The restoration of a wall painting depicting an idealized Jerusalem is a reminder that the Roman monument, known best for gladiatorial combat, was a sacred Christian space for centuries.
ROME — For most people, the Colosseum conjures up scenes of bloody gladiatorial combat, or doomed encounters between Christians and vicious lions and tigers.
But the recent restoration of a 17th-century wall painting of ancient Jerusalem on one of the Colosseum’s main interior arches is shedding new light on another centuries-old use of the Roman landmark: as a sacred site for Christian worship.
“It’s a fragment of the history of the Colosseum that broadens our understanding of the monument, not just as an arena for spectacles, but as a structure with a varied past,” said Federica Rinaldi, the archaeologist responsible for the Colosseum.
Gory entertainment headlined at the ancient amphitheater for only about 400 years after it was built in Rome in A.D. 72 by Vespasian, the first of the Flavian emperors, and dedicated eight years later by his son Titus.
For centuries after, the Colosseum was occupied by Christian groups for religious processions and adopted by a succession of popes, who eventually consecrated it as a church, even as they removed its marbles for the construction of new buildings around the city.
For a time, it became a pilgrimage site honoring Christian martyrs, even though there is no documented evidence that Christians were killed there for their faith.
The restored wall painting, believed to have been painted in the 17th century, had been easy to miss. Positioned above a soaring arch, the Triumphal Door, through which gladiators would march in Roman times, the work had been so faded that “it had been practically illegible,” said Alfonsina Russo, the director of the Roman archaeological park that includes the Colosseum.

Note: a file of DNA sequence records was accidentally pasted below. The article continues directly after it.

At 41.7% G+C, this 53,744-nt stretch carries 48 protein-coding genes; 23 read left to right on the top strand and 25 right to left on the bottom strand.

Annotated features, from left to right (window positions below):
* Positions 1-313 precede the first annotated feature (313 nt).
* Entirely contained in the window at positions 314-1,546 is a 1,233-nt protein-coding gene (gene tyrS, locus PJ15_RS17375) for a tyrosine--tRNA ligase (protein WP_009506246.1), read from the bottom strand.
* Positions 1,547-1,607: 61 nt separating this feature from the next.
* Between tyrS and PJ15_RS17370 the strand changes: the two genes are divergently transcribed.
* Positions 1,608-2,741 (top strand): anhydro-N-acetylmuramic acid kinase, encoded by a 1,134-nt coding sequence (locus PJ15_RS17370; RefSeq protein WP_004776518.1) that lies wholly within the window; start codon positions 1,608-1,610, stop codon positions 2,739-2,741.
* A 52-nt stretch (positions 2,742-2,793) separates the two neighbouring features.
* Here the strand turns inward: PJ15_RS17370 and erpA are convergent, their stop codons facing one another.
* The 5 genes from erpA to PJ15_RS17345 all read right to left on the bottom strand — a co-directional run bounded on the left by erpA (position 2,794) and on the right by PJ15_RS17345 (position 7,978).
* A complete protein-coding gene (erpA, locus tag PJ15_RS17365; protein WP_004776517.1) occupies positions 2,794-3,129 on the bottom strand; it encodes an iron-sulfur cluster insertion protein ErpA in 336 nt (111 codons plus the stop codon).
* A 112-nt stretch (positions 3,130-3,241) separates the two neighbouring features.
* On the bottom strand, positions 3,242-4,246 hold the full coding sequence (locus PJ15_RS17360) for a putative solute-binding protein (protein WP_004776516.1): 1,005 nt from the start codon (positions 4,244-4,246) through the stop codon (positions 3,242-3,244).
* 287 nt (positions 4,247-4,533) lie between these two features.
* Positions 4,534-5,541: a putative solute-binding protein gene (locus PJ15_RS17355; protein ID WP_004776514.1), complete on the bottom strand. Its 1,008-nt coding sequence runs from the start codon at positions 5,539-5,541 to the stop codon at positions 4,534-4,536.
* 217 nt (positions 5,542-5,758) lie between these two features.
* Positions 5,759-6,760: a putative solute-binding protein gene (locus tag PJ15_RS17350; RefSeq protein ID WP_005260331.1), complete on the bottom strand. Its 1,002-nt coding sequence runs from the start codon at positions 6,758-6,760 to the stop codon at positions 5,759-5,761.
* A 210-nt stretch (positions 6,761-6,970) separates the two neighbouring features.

Now that it has been restored and supplemented with a multimedia installation to make it easier to decipher, a bird’s-eye view of Jerusalem — an idealized depiction of the city at the time of Jesus Christ — is visible. Jesus is portrayed in a lower corner of the painting, both nailed to the cross and in the moment of resurrection.
The painting provides a “piece of the puzzle” in the Colosseum’s long and complex history, “which deserved to be explored and made known to the general public,” Ms. Russo said this past week at a presentation of a recently published book on the painting’s restoration, which was carried out in 2020 while the site was closed because of the coronavirus pandemic.
Scholarly research has determined that the painting dates from the 17th century, though there is a debate about its authorship. The depiction of Jerusalem appears to have been based on a 1601 print of the ancient city by the painter Antonio Tempesta.
Starting in the 14th century, two Christian confraternities — associations of laypeople — became affiliated with the Colosseum and began putting on representations of the Passion of Christ. In the 16th century, one confraternity built a small church inside the arena, Santa Maria della Pieta, which still exists.